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"The Healing Power of Aromatherapy: Why I Chose to Become an Aromatherapist"




I took some time this weekend to re-focus and re-centre and think about WHY I am doing this.

 

Because I found something that helped me, and I want to help others in the same way.

 

Let me explain.

 

I am a survivor of what is referred to as ACE’s, adverse childhood experiences.  No pity party, I have owned my healing, no one else is going to do it for me and if I look back to even two years ago, I have come a LONG way. A few years ago I found plant allies in the form of essential oils to support me. NO, they are not a miracle cure, they are a complimentary therapy, and they are probably not for everyone. That is OK. But they can help most people in some way. More on that later.


You may have heard people using the word trauma. Trauma can mean something physical like a cut or broken bone, but it can also be emotional; deep emotional wounds caused by the actions and or words of others. Instead of realizing that these words or actions do not reflect who we are, we make them who we are, we internalize them and allow them to cause us harm. This can manifest as physical illness.


Trauma can be different things for different people, it may have been a one-time incident, it may have been an accident, the death of a loved one, a breakup, bullying, physical, emotional, or sexual abuse that happened once or over many years.





The thing about trauma is it is not the same for everyone. What is traumatic for me may not be for you, we must resist judgement and comparison when talking about trauma.

 

Some people address trauma immediately by getting help, others supress it and don’t deal with it.  Sometimes as in the case with childhood trauma they are unable to get help for fear of not being believed, or not even realizing that what is happening to them is abuse.

 

Not dealing or being able to deal with it results in unresolved trauma. Sometimes we don’t even realize that it is there. This can lead to addiction in various forms, risky behaviours, fears, depression, anxiety, anti-social behaviours, and a myriad of illness that in many cases with investigation by a physician come up with no obvious cause.

 

What types of health issues do people with unresolved childhood trauma deal with?  

 

 

They frequently develop a wide variety of symptoms that are often medically unexplained, including chronic pain, sleep problems, adult-onset arthritis, fibromyalgia, long-term fatigue, diabetes, and circulatory, digestive, respiratory, musculoskeletal, reproductive, and neurological problems (Sigurdardottir and Halldorsdottir, 2018; Fagundes et al., 2013).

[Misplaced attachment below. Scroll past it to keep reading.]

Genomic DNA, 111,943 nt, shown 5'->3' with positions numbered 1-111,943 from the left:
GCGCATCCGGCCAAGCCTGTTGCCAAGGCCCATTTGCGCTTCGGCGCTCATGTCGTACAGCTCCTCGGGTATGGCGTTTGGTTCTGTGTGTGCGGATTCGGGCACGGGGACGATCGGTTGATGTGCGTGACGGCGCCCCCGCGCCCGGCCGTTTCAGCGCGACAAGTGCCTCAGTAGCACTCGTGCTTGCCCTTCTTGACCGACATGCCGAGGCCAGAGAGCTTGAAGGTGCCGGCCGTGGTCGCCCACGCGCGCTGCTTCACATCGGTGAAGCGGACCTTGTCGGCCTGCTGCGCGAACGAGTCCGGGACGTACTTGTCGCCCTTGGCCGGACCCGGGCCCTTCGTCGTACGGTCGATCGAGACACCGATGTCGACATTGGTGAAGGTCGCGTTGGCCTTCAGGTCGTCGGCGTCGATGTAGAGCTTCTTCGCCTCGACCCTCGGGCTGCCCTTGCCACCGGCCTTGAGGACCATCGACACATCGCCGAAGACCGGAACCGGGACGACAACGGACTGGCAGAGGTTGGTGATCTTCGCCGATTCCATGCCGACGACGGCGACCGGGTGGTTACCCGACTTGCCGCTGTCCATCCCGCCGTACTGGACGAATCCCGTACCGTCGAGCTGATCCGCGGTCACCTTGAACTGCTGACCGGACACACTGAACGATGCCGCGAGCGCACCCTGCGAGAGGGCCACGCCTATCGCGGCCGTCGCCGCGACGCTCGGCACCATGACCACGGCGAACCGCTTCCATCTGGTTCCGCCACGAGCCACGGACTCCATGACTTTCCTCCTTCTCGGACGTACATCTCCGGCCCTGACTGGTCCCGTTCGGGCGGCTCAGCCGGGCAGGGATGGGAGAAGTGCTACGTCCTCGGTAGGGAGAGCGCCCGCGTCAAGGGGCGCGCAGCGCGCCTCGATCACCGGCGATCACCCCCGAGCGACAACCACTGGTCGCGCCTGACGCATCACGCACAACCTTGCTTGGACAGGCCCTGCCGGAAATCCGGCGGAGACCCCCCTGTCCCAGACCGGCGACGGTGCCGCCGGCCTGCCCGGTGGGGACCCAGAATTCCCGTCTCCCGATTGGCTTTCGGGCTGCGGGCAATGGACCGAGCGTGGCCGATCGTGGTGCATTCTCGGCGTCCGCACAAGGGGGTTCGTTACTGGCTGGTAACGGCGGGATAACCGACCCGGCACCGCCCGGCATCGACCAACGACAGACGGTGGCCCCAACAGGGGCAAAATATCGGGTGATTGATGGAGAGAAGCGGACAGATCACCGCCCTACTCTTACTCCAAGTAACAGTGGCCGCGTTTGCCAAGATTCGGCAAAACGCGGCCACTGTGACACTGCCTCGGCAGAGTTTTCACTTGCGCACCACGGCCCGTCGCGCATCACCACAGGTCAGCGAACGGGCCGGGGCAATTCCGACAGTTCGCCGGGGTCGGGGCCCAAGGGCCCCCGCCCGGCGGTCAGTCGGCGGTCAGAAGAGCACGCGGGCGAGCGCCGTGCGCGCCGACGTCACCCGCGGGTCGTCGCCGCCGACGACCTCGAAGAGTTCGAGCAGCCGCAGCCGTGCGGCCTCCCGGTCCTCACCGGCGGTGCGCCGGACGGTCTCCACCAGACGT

Adverse childhood experiences can also have long term effects on intra and interpersonal relationships (Henning et al., 2018) resulting in social anxiety (Feerick and Snow, 2005).

 


When these experiences occur early in a child’s life it can disrupt many aspects of development and formation of sense of self. According to the Centres for Disease Control and Prevention (2022) 91% of the time the abuser is one of the child’s caregivers. This interferes with the child’s ability to form a secure attachment, which is crucial to feelings of safety and stability (The National Child Traumatic Stress Network, 2022).


The younger and more insecurely attached the child is when the trauma occurs, the more likely they are to develop symptoms of shame, dissociation, and depression (Levine, 2010). A child’s feeling of safety and stability is reflected in their mental and physical health. If this is lacking, long term effects into adulthood are inevitable, affecting mind, body, and overall quality of life (Van Der Kolk, 2014).


Survivors of childhood trauma also have shame, fears of unworthiness, not being good enough, abandonment and worst of all being unlovable. This usually also comes with a lack of self-love. In fact, in many cases these people feel a self-loathing, blaming themselves for what happened to them.


How can aromatherapy support survivors of childhood trauma?


One key to aromatherapy being helpful in this situation is the limbic system, which is a collection of brain structures that are involved in behavioural and emotional responses related to survival, such as feeding, reproduction, caring for offspring, and flight or fight, as well as things like homeostasis, olfaction, and memory. The key structures of the limbic system of the brain include the hypothalamus, hippocampus, and amygdala (Morgan-Smith et al., 2021). Essential oils delivered via inhalation link directly to the limbic system via the olfactory bulb to the amygdala and the hippocampus, which, in turn, are associated with emotion and memory. It is because of this direct structural link between olfaction and the brain that our sense of smell is linked so closely with our emotions.  Interestingly, odour-evoked memories elicit more emotional and evocative recollections than memories triggered by any other cue, which makes these memories important to human health and wellbeing (Herz, 2016).